The Socialist 26 May 2010 |
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Tory government says rich must pay less
CAMERON'S GOVERNMENT wants to cut public services drastically and make most people pay more through rising taxes (direct and indirect) to slash the deficit.
But they plan exemptions. Chancellor (and multi-millionaire) George Osborne wants next month's budget to help the rich with a 'five-year plan' of cutting corporation tax on the profits of limited companies.
The current corporation tax rate is 28p in the pound. Osborne thinks that his proposed corporation tax cut from 28% to an eventual 20% will encourage a private-sector led economic recovery.
But the last few corporation tax cuts have led to economic misery for most as the profit system brought deep recession.
Corporation taxpayers have done very nicely. From paying 52% under Thatcher in 1982, cuts by Tory and Labour governments have almost halved the costs for company owners.
That's if they pay it - many big business people can pay but won't pay.
A survey for civil service and tax workers' union PCS suggests that 'legal', though dubious, tax avoidance costs the tax authorities £25 billion a year.
Unpaid tax bills cost another £28 billion while illegal tax evasion - illegal non-declaration of income or fraudulent claims for tax relief - could lose £70 billion annually! The total loss is at least 15% of all that should be paid.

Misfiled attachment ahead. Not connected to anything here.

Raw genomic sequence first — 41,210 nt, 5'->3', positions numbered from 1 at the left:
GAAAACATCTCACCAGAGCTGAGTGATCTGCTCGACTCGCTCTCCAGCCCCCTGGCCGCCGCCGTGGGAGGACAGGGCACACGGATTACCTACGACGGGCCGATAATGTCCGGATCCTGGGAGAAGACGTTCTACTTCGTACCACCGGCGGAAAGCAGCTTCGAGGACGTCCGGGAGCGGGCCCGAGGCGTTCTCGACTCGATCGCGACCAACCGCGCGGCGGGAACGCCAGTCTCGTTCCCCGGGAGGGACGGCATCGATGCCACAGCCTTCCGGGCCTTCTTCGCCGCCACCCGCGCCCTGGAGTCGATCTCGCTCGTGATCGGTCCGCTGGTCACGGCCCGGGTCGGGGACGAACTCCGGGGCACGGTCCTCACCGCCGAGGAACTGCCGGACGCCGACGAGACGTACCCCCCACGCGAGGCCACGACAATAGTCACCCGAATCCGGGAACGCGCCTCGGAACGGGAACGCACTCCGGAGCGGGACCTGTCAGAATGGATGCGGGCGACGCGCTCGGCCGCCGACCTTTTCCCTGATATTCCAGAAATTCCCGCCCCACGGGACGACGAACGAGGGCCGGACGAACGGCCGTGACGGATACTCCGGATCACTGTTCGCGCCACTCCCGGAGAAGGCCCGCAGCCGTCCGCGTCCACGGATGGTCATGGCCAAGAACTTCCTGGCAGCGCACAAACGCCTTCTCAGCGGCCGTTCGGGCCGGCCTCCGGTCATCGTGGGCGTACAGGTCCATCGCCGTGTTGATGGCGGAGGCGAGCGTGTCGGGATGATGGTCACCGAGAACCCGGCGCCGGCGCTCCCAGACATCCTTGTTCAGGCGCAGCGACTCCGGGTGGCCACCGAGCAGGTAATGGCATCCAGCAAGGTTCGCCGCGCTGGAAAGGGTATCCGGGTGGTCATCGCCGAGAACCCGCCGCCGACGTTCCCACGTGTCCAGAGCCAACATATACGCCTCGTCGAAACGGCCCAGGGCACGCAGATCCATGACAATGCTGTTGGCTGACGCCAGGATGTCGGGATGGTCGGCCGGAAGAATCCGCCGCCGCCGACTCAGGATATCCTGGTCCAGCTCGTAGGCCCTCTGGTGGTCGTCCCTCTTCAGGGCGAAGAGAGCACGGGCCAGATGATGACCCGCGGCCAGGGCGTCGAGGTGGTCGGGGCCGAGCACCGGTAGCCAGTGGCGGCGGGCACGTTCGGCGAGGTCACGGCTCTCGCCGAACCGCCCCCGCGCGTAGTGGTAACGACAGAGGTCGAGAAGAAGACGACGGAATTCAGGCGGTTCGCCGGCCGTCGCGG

Big business, particularly firms involved in international speculation (who precipitated the current financial crisis) gain most from these scams.
Small businesses unable to afford an army of accountants may lose out. Workers will certainly pay more tax, with indirect taxes likely to increase, but capitalists will be immune from paying for their system's failures.
Britain's 100 richest individuals have a combined personal wealth of over £250 billion. Just over a third of this, £90 billion, could end Britain's so-called 'structural deficit'. The best way to reduce the public debt is through socialist measures such as bringing the top companies into democratic public ownership.
Then, instead of companies creaming off fat profits and paying little tax, the surpluses generated by these companies can be used entirely for developing the public sector, including workers' jobs and services.